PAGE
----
A New Kittel To Provide Hope in the New Year

My childhood memories of this festive season are mixed with being ridiculously inappropriately dressed for the weather. Insisting that I wore my new winter clothes, I would swelter in the heat of an Indian summer. But having new clothes was, and still is, a part of Yom Tov. Rosh Hashana/Sukkot are conveniently placed in the calendar for kitting out growing children with the new season’s wardrobe, but the connection is also encoded in Jewish texts. New clothes are part of the festive celebration.

Putting on new clothes is ritualized. The blessing for new things “shehecheyanu” is said, because, as the Shulchan Aruch writes, new clothes make us happy.

The blessing says:

While some argue that today we should only say this blessing over particularly special garments, it does acknowledge that dressing in new clothing has the power to make us feel good. They can transform and change our mindset.

A few years ago I did this series of drawings exploring the idea of the promise of new clothes and the hope of change and transformation that they can offer. It was really about those strange thoughts that pop up alone in the changing room. And yet I am still seduced by that promise of the new. And occasionally I actually manage to find something that makes me smile.

There is something enticing about new clothes. Especially when they are packaged up beautifully. They are clean and pressed, shiny, unworn and unspoiled. Unlike the items in the wardrobe, all the buttons are there, no sign of wear and tear, life hasn’t touched it yet. It is all to come. A friend said that she likes seeing herself in new clothes, because for a split second she doesn’t really recognize herself. She sees someone else, some new, without all the baggage of self-criticism (obviously this is after all the ‘does my bum look big in this’ self-criticism in the changing room….). This time of the year is heavy with hope for a new beginning, a new life that is better, shinier, unspoiled by the damage of the previous year.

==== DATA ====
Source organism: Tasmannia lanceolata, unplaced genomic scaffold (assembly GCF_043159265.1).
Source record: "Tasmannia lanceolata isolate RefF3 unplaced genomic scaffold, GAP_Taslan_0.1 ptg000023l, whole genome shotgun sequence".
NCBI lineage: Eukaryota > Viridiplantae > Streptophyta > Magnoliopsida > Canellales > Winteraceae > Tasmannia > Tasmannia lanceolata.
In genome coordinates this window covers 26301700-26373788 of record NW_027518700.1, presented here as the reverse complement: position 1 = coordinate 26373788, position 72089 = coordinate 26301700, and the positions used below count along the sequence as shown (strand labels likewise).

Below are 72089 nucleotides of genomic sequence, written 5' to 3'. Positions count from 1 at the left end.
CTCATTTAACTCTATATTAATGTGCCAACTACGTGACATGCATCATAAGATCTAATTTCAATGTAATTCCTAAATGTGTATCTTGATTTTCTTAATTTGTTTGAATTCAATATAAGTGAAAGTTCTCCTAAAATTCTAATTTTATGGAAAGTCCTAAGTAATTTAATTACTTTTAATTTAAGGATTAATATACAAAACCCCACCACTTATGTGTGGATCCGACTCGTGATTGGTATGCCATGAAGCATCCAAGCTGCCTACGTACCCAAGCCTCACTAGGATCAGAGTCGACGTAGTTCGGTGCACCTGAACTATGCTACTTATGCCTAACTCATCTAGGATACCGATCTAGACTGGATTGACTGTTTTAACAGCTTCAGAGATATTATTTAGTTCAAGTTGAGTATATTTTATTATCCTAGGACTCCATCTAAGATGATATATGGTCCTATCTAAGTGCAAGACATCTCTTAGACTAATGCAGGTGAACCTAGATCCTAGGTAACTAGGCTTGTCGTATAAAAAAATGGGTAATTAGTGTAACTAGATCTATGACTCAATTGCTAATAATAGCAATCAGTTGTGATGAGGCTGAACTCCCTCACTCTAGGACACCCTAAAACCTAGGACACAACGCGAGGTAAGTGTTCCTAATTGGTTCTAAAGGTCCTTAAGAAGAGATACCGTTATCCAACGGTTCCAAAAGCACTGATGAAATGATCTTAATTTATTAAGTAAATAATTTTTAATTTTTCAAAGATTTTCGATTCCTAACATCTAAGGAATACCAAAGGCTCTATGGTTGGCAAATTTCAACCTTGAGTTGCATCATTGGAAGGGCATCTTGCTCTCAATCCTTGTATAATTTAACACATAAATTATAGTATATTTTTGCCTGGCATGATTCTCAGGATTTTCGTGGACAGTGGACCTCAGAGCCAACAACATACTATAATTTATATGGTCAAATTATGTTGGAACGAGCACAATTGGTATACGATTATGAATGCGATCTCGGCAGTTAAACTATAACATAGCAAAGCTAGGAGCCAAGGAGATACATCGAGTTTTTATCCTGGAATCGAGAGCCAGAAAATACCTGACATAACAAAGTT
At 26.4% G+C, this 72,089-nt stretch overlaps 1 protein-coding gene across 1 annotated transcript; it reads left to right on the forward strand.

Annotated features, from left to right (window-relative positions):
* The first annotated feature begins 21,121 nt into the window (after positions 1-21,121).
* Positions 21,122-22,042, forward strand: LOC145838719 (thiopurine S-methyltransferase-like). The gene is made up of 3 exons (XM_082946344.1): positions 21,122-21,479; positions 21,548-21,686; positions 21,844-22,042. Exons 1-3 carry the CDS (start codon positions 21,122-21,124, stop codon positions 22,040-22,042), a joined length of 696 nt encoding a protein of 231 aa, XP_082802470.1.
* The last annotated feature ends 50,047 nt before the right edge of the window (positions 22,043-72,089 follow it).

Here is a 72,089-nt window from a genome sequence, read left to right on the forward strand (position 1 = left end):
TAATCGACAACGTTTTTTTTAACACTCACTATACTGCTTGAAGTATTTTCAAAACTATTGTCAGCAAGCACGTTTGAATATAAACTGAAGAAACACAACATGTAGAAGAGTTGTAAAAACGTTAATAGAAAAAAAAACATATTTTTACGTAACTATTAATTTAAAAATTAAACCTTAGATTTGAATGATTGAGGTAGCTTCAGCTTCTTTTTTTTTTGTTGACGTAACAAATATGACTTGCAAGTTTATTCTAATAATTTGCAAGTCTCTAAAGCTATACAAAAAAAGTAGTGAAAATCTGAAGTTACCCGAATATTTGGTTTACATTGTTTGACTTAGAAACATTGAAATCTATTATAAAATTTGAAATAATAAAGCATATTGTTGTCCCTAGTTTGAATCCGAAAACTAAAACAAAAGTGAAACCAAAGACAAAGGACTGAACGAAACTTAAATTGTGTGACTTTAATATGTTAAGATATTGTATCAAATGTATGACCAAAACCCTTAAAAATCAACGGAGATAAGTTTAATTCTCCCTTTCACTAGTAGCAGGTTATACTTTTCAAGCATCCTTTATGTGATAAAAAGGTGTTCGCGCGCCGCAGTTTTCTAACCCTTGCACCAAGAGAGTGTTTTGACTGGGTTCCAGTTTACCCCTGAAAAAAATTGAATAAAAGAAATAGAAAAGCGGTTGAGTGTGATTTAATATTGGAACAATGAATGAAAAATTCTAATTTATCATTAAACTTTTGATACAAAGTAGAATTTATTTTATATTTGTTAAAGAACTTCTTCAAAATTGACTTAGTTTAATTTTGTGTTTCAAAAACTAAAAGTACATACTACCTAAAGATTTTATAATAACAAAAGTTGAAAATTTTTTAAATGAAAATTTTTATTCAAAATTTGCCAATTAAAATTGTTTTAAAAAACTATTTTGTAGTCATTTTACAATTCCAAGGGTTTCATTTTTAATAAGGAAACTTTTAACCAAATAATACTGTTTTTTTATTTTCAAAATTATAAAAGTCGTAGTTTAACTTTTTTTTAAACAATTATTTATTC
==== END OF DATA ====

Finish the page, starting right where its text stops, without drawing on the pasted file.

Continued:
The form of this kittel is a simple women’s white long shirt. Gold thread is embroidered in lines reminiscent of the fold lines seen when a new shirt is taken out of its packaging. It has a tag with the words of the blessing for new clothes also embroidered in gold thread. The collar support is still in place, and unlike the other pieces in this kittel collection, I chose to photograph the piece still on the hanger. (Incidentally as I was doing the final hand-finishing bits on this piece I accidentally pricked my finger and bled on the collar. I could have dabbed it off, or checked if it was in a place that wouldn’t be seen but for this piece, which is all about being unblemished, I knew that wouldn’t do and had to start again.)

Chag Sameach.

Jacqueline Nicholls is a London-based artist whose “The Kittel Collection is being featured on The Sisterhood. Her website is www.jacquelinenicholls.com.


Jacqueline Nicholls

Jacqueline Nicholls

Jacqueline Nicholls is a fine artist from London who uses art to explore traditional Jewish ideas in untraditional ways. She is a former artist-in-residence with the Forward’s Sisterhood.

A New Kittel To Provide Hope in the New Year

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